Analog Devices will buy Linear Technology for $14.8B in cash and stock; NXP increases sales of Secure Connected Devices; Thread Group and Open Connectivity Foundation to work together.
Analog Devices this week agreed to purchase Linear Technology for $60 a share in cash and stock, a proposed purchase worth about $14.8 billion. The transaction will wrap up next year, if antitrust regulators and Linear Tech’s shareholders give it the green light. Both chip companies are very active in Internet of Things technologies, with ADI acquiring Switzerland-based SNAP Sensor earlier this year, while Linear Tech offers the SmartMesh IP product line for wireless sensor networks and other IoT applications.
STMicroelectronics has acquired the near-field communication and radio-frequency identification reader business of ams for $77.8 million in cash, plus potential earn-out payments of $13 million to $37 million. “Security and NFC connectivity are key prerequisites for the broad rollout of mobile and IoT devices anticipated in the coming years. This acquisition builds on our deep expertise in secure microcontrollers and gives ST all of the building blocks to create the next generation of highly-integrated secure NFC solutions for mobile and for a broad range of Internet of Things devices,” Claude Dardanne, executive vice president and general manager of STMicro’s Microcontroller and Digital ICs Group, said in a statement.
NXP Semiconductors reported second-quarter revenue from its Secure Connected Devices segment came to $514 million, compared with $471 million in the first quarter of this year and with $276 million in Q2 of 2015. Secure Connected Devices now includes Freescale Semiconductor’s microcontroller product line. For the second quarter ended July 3, NXP posted $2.365 billion in revenue, compared with $1.5 billion a year earlier, and the chipmaker had a net loss of $13 million, compared with net income of $300 million in Q2 last year. NXP had increased expenses in research and development; selling, general and administrative; and amortization of acquisition-related intangible assets.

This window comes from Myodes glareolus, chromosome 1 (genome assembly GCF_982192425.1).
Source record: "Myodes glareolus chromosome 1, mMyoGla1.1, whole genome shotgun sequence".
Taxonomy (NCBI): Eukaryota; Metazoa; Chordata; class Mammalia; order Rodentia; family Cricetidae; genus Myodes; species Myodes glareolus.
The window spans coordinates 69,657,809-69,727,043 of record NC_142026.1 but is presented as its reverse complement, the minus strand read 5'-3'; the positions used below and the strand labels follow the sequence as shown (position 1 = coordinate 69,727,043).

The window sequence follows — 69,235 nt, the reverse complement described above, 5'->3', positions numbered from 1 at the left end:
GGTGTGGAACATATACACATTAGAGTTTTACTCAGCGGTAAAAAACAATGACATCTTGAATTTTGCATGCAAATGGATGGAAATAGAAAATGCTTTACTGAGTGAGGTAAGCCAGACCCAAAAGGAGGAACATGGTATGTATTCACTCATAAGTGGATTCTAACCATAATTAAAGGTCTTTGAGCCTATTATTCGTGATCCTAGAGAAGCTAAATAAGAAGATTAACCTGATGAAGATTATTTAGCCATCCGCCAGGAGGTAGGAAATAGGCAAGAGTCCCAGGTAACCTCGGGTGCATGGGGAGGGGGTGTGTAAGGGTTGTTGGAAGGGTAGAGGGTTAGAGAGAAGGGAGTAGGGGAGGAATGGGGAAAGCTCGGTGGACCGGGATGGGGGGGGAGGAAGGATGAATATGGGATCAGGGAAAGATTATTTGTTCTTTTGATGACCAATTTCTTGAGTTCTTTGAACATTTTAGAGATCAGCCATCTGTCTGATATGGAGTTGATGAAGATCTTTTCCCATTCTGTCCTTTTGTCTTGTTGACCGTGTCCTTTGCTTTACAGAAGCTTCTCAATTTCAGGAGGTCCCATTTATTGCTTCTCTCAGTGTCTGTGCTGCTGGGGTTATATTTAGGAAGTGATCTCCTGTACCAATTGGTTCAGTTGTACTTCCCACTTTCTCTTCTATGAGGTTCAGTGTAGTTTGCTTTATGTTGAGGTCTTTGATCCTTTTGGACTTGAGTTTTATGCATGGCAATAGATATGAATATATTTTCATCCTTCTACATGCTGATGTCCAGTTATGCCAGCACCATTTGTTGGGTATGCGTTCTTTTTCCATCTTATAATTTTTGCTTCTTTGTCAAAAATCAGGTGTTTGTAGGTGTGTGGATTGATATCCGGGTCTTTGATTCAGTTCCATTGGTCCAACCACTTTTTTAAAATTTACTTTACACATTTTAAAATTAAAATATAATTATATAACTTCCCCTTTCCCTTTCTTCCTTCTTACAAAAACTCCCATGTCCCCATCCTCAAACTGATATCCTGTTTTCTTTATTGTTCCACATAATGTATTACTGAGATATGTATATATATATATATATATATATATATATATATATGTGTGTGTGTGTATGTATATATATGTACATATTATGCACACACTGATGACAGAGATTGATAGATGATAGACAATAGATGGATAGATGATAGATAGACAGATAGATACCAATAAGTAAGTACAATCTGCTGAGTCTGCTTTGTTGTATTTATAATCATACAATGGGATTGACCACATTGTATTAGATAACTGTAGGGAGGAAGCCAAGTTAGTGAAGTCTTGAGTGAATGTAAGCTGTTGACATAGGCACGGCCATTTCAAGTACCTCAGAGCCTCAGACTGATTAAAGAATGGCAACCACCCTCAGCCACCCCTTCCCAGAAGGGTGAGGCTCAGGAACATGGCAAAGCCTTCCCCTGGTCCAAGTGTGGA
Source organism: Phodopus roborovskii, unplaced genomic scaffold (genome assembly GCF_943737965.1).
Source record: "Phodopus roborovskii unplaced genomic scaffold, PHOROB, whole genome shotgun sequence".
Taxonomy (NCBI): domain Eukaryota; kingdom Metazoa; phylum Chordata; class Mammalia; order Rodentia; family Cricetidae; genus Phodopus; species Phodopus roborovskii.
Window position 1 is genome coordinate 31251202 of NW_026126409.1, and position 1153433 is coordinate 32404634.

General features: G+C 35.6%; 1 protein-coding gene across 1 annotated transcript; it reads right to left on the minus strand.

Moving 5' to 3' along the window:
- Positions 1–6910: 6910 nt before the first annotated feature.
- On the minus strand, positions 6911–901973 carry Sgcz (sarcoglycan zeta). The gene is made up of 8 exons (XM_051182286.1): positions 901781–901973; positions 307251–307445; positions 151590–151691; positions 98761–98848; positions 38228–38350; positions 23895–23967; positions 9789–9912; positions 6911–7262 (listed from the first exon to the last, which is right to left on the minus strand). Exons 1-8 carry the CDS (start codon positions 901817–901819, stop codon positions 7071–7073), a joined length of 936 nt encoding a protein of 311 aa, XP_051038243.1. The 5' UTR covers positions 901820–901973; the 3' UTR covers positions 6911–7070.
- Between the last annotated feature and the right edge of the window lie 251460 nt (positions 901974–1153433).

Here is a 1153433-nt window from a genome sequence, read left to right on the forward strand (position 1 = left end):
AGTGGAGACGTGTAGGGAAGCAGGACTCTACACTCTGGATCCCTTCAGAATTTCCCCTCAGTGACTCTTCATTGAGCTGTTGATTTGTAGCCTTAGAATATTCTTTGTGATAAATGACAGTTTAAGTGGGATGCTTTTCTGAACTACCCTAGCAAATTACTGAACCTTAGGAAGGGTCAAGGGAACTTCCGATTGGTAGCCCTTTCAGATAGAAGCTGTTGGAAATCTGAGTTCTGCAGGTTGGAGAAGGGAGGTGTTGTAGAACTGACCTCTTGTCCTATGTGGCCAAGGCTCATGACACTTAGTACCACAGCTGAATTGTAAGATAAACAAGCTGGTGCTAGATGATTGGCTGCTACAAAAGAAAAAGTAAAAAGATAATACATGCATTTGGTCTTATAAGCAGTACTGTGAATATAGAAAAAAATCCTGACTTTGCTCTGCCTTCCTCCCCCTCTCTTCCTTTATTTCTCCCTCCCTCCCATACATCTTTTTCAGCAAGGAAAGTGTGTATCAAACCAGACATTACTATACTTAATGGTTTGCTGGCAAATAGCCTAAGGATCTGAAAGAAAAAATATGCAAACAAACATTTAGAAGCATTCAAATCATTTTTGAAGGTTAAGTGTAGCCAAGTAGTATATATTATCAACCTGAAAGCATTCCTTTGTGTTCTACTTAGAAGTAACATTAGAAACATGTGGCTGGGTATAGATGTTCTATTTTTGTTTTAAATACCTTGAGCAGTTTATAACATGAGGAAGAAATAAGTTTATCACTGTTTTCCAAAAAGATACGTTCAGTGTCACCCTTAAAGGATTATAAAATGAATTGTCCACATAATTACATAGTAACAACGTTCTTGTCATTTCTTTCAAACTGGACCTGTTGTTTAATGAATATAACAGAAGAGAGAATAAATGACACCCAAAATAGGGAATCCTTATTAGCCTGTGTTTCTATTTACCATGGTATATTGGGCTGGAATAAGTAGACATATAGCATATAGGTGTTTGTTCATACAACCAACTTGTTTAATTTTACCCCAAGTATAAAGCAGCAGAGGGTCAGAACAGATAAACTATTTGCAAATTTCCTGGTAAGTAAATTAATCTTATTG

The Thread Group and the Open Connectivity Foundation announced Wednesday that they will collaborate on adoption of connected-home products. The organizations will work together to make OCF’s application layer compatible with Thread’s low-power wireless mesh network layer, based on IPv6. “Thread Group members identified and prioritized OCF as a strategically important application layer to run over the Thread wireless mesh network,” Thread Group President Grant Erickson said in a statement. He added, “In order for consumers to put their faith in the connected home, their experience must be simple, reliable, and effortless. This agreement takes us one step closer to our common goal of ensuring that consumers will have smart home devices that seamlessly work together out of the box, regardless of their brand or function.”
Great Bay Software of Minneapolis has introduced Beacon Suite 5.0, which it says enables enterprises to discover, enforce, monitor, and implement access policies across connected devices. “Rapid growth in adoption of IoT devices represents an increasing and under-appreciated threat to enterprises, especially in the healthcare, manufacturing and critical infrastructure verticals,” Jon Oltsik of Enterprise Research Group said. “By adding enforcement to its strong endpoint visibility and profiling capabilities, Great Bay Software can make it easier for enterprises to protect vulnerabilities in IoT devices.” Great Bay Software CEO Jim Scullion said, “We are pleased that we’ve been able to accelerate our development cycles to be able to help enterprises get ahead of IoT security threats brought on by devices with deficient onboard security.”
Seebo, a San Francisco-based software-as-a-service platform, has introduced IoT Creator, a virtualized hardware environment for Internet of Things developers. “The IoT revolution is taking place right now, and many manufacturers are struggling to remain relevant in today’s smart and connected world,” Seebo CEO Lior Akavia said in a statement, adding, “Building IoT products can be complicated, expensive, and risky. It is a comprehensive task to coordinate the world of hardware, sensors, software, firmware, PCBA factories, mobile apps, cloud, and security – while integrating them into a smart, connected product.”
Future Market Insights predicts the worldwide Internet of Things security market will enjoy a compound annual growth rate of 16.5% from 2015 to 2020. IoT security products were worth $7.8 billion in 2014, evenly divided between hardware and software products, according to the market research firm.